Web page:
Several bruises and a scream later, an amused sword-spirit led Loki around the lee of a building; out of the rain, if not out of the fog.
Do not think bottom of the building, Loki told himself firmly. The building is standing. Gravity is below your feet. The clouds are moving sideways. Believe it.
“Yes, yes; your keeper has an appropriately twisted imagination,” Loki said dryly. “Once the bruises heal, I may even approve.” Out of the rain. Thank the gods. “Why do you only come in my sleep? If you know me, you had to know that would be taken as a threat.”
“Not your sleep.” Calm eyes regarded him. “Ichigo’s.”
Of course. “You’re his protector,” Loki said, half to himself. “If he’s awake, he might go anywhere. And he’s not truly safe anywhere outside these walls.”
“Just so,” the spirit nodded. “Here.”
Snow clung to walls and window-frames like chill lace; scattered diamonds of frost over glass. Where the rain was damp that cut to the bone, this was chill; an isle of moonlit winter, in a sea of autumn twilight.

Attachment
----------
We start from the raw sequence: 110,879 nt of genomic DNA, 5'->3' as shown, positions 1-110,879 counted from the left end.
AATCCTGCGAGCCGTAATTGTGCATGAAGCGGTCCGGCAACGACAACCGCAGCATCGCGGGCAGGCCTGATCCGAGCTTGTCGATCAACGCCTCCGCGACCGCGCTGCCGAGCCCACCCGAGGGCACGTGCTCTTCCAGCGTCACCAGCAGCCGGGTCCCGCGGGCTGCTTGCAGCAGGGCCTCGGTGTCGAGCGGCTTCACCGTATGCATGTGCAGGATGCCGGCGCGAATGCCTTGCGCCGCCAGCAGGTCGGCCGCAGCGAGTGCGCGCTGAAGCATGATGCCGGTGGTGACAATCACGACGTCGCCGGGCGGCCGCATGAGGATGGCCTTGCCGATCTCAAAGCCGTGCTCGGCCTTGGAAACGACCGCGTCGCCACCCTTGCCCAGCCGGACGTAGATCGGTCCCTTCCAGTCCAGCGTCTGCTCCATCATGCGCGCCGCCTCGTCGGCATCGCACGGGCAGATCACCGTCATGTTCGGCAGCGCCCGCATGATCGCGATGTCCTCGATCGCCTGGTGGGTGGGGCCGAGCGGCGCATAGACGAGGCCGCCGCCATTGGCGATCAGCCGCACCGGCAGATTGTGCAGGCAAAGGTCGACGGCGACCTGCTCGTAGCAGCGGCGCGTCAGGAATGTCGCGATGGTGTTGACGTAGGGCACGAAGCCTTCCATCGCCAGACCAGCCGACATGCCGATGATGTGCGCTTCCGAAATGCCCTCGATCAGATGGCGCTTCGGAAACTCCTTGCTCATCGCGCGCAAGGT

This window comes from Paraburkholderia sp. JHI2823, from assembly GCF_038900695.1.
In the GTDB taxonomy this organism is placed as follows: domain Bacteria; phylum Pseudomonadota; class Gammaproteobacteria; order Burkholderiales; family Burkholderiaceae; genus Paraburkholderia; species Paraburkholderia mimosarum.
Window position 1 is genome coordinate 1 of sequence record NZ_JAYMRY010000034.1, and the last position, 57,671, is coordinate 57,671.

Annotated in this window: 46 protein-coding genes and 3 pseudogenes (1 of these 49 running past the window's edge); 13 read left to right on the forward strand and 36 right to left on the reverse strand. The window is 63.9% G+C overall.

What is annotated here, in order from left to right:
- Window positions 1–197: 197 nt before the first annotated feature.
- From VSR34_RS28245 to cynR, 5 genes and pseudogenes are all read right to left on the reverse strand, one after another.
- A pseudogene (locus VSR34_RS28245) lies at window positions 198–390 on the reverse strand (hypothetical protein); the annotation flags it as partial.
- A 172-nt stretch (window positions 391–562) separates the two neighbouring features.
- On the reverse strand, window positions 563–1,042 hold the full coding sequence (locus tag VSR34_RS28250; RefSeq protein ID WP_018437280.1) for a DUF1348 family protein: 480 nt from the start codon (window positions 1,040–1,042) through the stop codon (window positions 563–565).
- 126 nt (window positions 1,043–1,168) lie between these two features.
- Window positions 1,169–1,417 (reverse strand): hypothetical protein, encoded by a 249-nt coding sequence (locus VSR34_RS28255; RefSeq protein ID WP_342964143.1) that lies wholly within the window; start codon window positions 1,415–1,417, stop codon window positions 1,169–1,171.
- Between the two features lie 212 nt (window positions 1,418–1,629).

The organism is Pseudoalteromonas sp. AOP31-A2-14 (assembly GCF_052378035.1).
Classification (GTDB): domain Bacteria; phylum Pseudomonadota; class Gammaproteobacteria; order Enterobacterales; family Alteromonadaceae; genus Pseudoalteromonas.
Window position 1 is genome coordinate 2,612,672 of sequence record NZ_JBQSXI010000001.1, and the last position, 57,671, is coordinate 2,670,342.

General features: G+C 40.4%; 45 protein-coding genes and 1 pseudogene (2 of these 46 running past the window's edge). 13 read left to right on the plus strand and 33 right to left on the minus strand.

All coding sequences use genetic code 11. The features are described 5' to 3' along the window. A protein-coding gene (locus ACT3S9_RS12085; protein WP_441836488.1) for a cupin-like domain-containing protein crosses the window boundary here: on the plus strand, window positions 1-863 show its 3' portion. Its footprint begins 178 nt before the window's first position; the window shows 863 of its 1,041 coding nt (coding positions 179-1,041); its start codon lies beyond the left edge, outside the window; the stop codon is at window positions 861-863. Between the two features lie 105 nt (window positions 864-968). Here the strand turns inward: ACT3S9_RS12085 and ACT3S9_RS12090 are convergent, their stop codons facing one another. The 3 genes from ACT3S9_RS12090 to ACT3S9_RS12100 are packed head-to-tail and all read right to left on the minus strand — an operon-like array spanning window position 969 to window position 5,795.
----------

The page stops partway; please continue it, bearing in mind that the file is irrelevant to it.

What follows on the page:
His spells always had seemed stronger in winter. A pity he hadn’t truly thought about that before. “You can’t think this is wise.”
The sword-spirit stirred snow with his fingers, letting it clamber and tickle across his palm. “Why not?”
“It’s not human.”
“Ichigo is not human,” the spirit reminded him. “Not entirely. Those of jotunn blood have died and been reborn on Earth and Soul Society for centuries. Who’s to say this is not as much Isshin’s gift as yours?”
Loki crossed his arms, determined not to think of hugging himself. He wasn’t cold; not truly. “We both know better.”
“Other shinigami would not,” the zanpakutou stated. “Ichigo will be in no danger.”
“From them,” Loki all but spat.
Dark eyes narrowed. “That. Is. Enough.”
Nearby, thunder rumbled.
“Yes, you hurt us once,” the spirit bit out. “Once, when you tried to defend yourself, more dead than alive! Yes, you chose to do dark deeds, trapped in your anger and hate. I may not know what they are, but I am a zanpakutou. I know the feel of death-”
“I murdered my father.”
The spirit fell silent. Loki smirked, savoring the bitter, dark victory-
A dark-coated shrug. “Why?”
“Why?” Loki sputtered. “Why does it matter? He was my father, and I killed him. I enjoyed it.”
The spirit’s gaze never wavered. “You are not,” he said deliberately, “as good a liar as you think.”